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This plant brings all the hummingbirds to the yard

Ciscoe Morris says the Crocosmia, a perennial, attracts hummingbirds and adds a visual pop to your yard when it blooms. #newdaynw

Few plants are more attractive to hummingbirds than Crocosmia. Sometimes known as Montbretia, these South African perennials are easy to grow and can be planted as bulbs or purchased as potted plants. The sword-like leaves create a vertical effect, but it’s the vividly colored tubular flowers that stand out in the mixed border. 

Crocosmia blooms come in fiery shades of orange, red, and yellow. The flowers appear in June or July depending on the variety and are produced on slender stems of two feet or more in length with buds that open one-by-one from the bottom up. The gorgeous display usually lasts for about a month. The blooms make excellent, long-lasting cut flowers.

One of the most popular is Crocosmia 'Lucifer.' It produces brilliant, scarlet-red flowers on an arching stem that can sometimes reach four feet tall. It's a reliable bloomer but requires staking, and it spreads so rapidly it can take over if you don't divide it to keep it in bounds. 

Much slower spreading with bigger and showier flowers is 'Hellfire.' Growing only to three feet tall, the burning red flowers held on stout arching stems are sinfully gorgeous. 

Another stunner is 'Fern Hill.' This variety has three-foot tall pleated leaves and arching stems closely packed with bright orange flowers that create a divine combination arching over the crimson foliage of a dwarf 'Crimson Pygmy' barberry. There are estimated to be about 400 varieties to choose from, so keep an eye out for new exciting introductions at your local nursery.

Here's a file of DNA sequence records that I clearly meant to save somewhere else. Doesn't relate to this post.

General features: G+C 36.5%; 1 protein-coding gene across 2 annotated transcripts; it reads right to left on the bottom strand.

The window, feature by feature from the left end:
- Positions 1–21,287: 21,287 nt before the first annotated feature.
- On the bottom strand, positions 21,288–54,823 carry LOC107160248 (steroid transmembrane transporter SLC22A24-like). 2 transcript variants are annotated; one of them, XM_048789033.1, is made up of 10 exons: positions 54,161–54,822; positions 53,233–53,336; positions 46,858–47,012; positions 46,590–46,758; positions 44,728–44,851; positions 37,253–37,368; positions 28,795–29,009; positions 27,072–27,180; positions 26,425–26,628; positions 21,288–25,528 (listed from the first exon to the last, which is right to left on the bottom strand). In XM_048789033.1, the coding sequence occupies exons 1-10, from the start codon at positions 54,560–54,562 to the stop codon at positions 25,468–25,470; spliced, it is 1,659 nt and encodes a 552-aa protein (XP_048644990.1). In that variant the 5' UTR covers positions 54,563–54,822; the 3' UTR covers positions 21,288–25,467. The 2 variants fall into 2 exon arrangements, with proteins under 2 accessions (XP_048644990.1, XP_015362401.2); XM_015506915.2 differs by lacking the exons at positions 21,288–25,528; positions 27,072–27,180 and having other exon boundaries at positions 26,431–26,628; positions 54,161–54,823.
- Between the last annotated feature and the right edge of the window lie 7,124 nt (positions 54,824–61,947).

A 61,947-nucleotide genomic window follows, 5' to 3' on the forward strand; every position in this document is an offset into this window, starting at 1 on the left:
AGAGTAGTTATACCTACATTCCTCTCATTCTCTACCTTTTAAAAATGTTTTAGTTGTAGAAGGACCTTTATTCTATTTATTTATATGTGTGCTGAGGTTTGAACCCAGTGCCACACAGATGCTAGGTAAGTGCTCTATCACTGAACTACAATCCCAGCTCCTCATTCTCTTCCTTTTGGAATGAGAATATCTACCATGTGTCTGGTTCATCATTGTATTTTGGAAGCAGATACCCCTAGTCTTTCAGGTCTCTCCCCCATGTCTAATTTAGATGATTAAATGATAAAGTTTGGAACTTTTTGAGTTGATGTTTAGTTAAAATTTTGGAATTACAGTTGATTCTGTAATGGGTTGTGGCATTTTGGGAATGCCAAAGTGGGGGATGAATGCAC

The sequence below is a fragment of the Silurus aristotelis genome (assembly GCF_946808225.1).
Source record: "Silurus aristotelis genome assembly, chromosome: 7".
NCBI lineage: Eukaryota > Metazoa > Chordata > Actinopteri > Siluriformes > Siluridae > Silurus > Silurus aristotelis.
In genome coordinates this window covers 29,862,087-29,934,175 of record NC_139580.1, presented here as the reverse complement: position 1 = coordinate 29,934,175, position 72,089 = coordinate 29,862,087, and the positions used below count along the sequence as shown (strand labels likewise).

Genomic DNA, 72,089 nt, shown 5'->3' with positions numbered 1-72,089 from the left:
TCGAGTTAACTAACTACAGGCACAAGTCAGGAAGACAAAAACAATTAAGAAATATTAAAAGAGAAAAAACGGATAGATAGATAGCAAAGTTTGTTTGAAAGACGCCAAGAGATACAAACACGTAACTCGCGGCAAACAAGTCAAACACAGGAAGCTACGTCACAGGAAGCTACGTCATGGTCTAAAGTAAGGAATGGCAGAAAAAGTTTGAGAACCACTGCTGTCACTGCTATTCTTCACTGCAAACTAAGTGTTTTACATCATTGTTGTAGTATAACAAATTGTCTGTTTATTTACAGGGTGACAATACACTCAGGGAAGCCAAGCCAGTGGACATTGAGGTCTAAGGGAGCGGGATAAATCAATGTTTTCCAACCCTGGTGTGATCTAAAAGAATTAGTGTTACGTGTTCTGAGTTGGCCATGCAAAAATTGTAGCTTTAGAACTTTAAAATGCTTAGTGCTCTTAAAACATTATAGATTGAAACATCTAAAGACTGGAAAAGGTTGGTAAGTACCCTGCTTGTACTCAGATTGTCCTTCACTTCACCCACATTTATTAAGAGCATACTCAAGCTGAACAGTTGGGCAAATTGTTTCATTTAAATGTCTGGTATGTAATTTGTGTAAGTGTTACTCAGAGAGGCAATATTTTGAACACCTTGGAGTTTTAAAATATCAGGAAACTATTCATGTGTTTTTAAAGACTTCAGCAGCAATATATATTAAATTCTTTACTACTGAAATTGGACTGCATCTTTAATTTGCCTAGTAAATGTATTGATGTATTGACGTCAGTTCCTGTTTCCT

Although rarely bothered by pests, in hot dry weather, spider mites can prove to be the Achilles heel of Crocosmia. In high numbers, mites can cause the foliage to turn brown and dry up early in the season and if left unchecked, will prevent flowering. Mites thrive in dry conditions, but they hate moisture.

Usually, all that is required to prevent the problem is to mist the leaves regularly, but if you notice the leaves are yellowing or becoming stippled, up the ante on the hose nozzle, and while supporting the leaves in one hand, blast the little rascals off the foliage. By the way, it’s a good idea to wear a swimming suit while performing this procedure.

Crocosmias generally perform best in full sun and require dividing in spring every few years if flowering diminishes. Avoid the ubiquitous, orange flowering Crocosmia x crocosmiiflora known as Montbretia. It's an over-rambunctious spreader that tends to be invasive and stops blooming unless it is divided at least every other year.

Segment Producer Suzie Wiley. Watch New Day Northwest at 11 AM weekdays on KING 5 and streaming live on KING5.com. Contact New Day.

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